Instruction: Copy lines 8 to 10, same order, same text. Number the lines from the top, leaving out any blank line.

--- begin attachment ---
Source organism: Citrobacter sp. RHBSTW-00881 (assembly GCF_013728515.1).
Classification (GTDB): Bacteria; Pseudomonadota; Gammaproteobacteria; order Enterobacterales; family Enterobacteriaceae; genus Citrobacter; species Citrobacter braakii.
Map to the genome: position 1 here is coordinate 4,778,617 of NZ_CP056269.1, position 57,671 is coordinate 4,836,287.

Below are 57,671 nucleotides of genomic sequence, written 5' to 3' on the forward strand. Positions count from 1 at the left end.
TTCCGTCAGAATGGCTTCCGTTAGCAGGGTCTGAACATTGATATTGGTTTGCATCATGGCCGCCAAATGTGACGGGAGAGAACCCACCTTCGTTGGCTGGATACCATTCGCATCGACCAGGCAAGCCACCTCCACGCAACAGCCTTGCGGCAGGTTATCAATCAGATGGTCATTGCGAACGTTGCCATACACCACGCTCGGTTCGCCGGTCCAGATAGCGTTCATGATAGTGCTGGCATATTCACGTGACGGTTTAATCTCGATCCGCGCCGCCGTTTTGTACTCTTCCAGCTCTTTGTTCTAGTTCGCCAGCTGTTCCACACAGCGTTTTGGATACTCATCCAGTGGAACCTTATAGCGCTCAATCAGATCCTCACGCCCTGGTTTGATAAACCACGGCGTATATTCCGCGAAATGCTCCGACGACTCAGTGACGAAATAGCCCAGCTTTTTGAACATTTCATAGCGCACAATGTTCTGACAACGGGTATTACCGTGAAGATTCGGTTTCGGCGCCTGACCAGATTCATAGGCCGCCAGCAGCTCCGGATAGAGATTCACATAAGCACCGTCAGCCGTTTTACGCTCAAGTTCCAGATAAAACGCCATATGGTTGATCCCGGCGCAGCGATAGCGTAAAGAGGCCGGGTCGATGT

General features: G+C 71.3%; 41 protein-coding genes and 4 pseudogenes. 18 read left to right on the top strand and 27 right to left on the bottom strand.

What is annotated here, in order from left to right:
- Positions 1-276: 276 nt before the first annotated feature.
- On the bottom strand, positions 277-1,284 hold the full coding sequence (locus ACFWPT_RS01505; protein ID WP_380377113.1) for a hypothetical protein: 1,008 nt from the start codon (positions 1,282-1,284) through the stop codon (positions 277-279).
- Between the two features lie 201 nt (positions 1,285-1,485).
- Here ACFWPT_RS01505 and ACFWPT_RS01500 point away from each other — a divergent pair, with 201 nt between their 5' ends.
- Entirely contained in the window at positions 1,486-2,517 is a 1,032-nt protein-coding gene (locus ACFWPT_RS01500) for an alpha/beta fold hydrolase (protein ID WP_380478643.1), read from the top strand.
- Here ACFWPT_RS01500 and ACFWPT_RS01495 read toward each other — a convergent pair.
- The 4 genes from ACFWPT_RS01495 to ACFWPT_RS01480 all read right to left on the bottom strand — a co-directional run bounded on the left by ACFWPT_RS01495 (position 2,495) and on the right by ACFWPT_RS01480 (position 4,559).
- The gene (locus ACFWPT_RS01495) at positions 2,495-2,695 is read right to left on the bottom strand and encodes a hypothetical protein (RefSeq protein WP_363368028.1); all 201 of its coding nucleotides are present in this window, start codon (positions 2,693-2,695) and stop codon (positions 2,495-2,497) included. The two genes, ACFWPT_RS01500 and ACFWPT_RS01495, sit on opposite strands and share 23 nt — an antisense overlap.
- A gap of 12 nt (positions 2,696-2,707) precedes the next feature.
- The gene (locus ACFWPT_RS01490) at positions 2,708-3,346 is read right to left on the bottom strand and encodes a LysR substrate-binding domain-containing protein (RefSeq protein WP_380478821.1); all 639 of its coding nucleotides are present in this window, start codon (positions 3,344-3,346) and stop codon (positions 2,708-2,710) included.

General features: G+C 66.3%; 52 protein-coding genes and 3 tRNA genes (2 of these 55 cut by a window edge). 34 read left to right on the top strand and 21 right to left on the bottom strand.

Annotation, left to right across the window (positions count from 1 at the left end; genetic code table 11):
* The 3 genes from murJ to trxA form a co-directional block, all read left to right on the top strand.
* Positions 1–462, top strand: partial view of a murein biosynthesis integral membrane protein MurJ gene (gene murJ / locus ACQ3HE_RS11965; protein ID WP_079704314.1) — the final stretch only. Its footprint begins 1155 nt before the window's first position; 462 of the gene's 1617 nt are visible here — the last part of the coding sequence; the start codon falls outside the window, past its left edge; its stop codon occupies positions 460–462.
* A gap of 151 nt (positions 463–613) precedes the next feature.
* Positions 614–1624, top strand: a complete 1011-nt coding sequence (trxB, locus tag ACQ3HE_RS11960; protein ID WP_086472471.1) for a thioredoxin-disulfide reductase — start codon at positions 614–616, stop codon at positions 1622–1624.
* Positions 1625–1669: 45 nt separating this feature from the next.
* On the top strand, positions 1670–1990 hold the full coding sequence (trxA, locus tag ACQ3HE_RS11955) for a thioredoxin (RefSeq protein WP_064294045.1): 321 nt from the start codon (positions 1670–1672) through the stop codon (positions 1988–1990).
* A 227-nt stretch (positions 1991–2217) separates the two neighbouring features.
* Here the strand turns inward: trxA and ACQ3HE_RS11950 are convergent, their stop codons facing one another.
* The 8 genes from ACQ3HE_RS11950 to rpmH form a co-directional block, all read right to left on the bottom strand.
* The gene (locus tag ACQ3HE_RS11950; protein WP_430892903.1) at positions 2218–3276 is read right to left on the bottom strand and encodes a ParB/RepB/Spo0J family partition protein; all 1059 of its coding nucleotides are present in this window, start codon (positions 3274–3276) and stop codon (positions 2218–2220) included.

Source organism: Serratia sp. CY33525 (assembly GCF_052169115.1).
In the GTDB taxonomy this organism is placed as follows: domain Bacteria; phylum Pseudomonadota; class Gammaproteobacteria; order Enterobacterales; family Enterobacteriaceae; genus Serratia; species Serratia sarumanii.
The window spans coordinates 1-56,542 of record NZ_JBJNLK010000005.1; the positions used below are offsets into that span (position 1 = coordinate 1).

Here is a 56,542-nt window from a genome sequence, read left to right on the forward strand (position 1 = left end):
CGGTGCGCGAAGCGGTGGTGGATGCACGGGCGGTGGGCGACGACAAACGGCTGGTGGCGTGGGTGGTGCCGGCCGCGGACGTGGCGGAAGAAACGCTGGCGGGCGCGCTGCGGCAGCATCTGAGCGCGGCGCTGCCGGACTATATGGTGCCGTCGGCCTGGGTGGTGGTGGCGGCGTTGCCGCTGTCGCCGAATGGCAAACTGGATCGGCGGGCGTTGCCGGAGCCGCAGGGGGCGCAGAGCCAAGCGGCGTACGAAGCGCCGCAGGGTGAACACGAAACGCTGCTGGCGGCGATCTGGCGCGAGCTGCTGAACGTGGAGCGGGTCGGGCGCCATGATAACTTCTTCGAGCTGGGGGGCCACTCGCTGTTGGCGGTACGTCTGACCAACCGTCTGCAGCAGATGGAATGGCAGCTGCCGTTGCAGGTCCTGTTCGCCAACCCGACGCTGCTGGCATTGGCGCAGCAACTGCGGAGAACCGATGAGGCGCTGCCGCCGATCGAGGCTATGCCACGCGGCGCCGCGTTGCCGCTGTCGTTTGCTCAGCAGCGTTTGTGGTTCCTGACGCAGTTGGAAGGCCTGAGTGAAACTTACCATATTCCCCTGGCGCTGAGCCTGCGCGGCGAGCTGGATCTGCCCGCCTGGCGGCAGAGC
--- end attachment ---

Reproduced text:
- Positions 1-276: 276 nt before the first annotated feature.
- On the bottom strand, positions 277-1,284 hold the full coding sequence (locus ACFWPT_RS01505; protein ID WP_380377113.1) for a hypothetical protein: 1,008 nt from the start codon (positions 1,282-1,284) through the stop codon (positions 277-279).
- Between the two features lie 201 nt (positions 1,285-1,485).